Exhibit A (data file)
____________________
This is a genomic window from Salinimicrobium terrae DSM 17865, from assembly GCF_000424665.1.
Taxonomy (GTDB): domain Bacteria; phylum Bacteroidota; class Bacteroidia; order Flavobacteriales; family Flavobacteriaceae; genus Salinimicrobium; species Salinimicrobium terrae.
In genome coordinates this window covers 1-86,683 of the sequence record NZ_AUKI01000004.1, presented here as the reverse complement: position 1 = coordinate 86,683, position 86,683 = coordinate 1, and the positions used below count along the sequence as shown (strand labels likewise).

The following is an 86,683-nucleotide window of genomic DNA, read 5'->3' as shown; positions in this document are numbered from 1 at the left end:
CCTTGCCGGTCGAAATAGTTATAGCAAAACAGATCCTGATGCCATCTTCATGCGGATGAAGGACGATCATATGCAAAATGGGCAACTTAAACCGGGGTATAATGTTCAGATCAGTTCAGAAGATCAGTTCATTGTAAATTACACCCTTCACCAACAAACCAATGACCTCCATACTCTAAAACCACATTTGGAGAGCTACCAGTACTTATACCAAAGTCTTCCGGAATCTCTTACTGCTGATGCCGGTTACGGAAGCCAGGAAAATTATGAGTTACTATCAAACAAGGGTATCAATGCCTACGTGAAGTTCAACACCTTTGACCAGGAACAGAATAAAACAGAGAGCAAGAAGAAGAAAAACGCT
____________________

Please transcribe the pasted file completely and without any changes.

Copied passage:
This is a genomic window from Salinimicrobium terrae DSM 17865, from assembly GCF_000424665.1.
Taxonomy (GTDB): domain Bacteria; phylum Bacteroidota; class Bacteroidia; order Flavobacteriales; family Flavobacteriaceae; genus Salinimicrobium; species Salinimicrobium terrae.
In genome coordinates this window covers 1-86,683 of the sequence record NZ_AUKI01000004.1, presented here as the reverse complement: position 1 = coordinate 86,683, position 86,683 = coordinate 1, and the positions used below count along the sequence as shown (strand labels likewise).

The following is an 86,683-nucleotide window of genomic DNA, read 5'->3' as shown; positions in this document are numbered from 1 at the left end:
CCTTGCCGGTCGAAATAGTTATAGCAAAACAGATCCTGATGCCATCTTCATGCGGATGAAGGACGATCATATGCAAAATGGGCAACTTAAACCGGGGTATAATGTTCAGATCAGTTCAGAAGATCAGTTCATTGTAAATTACACCCTTCACCAACAAACCAATGACCTCCATACTCTAAAACCACATTTGGAGAGCTACCAGTACTTATACCAAAGTCTTCCGGAATCTCTTACTGCTGATGCCGGTTACGGAAGCCAGGAAAATTATGAGTTACTATCAAACAAGGGTATCAATGCCTACGTGAAGTTCAACACCTTTGACCAGGAACAGAATAAAACAGAGAGCAAGAAGAAGAAAAACGCT